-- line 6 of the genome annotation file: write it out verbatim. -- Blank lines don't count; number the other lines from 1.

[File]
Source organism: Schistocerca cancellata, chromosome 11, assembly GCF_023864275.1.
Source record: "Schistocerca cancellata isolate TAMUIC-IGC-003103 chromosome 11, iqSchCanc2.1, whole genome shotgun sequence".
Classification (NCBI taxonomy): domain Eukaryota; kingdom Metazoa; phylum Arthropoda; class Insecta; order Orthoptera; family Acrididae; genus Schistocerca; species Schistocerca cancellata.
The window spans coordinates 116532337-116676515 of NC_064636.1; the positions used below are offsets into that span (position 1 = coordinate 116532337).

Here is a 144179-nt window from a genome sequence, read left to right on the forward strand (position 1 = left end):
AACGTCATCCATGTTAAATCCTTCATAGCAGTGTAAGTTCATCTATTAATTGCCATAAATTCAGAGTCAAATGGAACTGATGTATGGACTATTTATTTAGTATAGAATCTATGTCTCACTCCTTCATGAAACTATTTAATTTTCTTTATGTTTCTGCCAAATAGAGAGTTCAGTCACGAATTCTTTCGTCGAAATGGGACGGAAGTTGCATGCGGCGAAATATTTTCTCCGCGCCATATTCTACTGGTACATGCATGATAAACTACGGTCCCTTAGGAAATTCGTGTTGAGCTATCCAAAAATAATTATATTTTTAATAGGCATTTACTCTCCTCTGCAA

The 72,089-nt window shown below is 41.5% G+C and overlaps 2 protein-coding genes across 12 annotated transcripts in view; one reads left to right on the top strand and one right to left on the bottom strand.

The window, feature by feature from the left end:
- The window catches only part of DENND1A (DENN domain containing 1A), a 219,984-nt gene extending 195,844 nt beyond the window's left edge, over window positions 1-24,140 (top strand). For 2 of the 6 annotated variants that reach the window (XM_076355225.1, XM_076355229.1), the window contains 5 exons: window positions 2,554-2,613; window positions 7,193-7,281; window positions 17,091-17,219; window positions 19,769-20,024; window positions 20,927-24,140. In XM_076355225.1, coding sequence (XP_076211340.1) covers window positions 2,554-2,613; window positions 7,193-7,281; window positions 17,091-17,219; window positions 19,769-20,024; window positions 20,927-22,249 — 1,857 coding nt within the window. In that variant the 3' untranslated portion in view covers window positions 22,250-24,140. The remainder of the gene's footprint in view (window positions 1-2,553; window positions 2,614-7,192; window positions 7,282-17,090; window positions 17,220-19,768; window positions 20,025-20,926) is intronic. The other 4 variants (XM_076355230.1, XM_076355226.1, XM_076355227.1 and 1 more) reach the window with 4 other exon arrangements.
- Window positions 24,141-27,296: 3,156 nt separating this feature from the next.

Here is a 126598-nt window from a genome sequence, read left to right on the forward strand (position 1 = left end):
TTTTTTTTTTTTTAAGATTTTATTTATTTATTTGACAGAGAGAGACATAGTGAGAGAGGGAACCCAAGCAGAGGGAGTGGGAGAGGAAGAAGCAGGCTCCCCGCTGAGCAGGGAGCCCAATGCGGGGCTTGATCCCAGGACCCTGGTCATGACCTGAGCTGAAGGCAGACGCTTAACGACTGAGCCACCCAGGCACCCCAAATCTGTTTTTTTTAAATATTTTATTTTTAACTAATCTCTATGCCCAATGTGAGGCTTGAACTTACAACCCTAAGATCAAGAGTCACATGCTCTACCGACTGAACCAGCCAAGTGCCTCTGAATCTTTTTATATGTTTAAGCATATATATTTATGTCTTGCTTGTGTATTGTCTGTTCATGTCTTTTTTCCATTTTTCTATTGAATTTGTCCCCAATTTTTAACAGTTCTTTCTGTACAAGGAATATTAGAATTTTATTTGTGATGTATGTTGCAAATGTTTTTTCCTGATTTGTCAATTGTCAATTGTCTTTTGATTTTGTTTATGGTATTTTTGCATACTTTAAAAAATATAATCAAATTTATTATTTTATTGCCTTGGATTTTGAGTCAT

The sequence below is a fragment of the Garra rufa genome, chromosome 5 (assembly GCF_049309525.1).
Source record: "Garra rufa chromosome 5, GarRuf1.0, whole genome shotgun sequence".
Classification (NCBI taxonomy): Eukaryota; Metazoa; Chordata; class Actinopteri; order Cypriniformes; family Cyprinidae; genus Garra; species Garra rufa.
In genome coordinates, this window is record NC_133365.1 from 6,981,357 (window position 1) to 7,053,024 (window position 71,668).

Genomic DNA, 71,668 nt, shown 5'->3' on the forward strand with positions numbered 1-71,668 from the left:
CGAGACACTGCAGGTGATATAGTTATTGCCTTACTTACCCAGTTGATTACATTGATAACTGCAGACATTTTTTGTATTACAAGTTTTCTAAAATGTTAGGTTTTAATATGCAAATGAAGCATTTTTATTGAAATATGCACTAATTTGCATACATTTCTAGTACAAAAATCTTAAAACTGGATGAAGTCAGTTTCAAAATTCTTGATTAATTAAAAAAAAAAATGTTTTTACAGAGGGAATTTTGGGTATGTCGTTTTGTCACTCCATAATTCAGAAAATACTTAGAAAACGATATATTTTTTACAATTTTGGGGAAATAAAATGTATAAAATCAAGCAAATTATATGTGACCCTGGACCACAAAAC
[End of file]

AACGTCATCCATGTTAAATCCTTCATAGCAGTGTAAGTTCATCTATTAATTGCCATAAATTCAGAGTCAAATGGAACTGATGTATGGACTATTTATTTAGTATAGAATCTATGTCTCACTCCTTCATGAAACTATTTAATTTTCTTTATGTTTCTGCCAAATAGAGAGTTCAGTCACGAATTCTTTCGTCGAAATGGGACGGAAGTTGCATGCGGCGAAATATTTTCTCCGCGCCATATTCTACTGGTACATGCATGATAAACTACGGTCCCTTAGGAAATTCGTGTTGAGCTATCCAAAAATAATTATATTTTTAATAGGCATTTACTCTCCTCTGCAA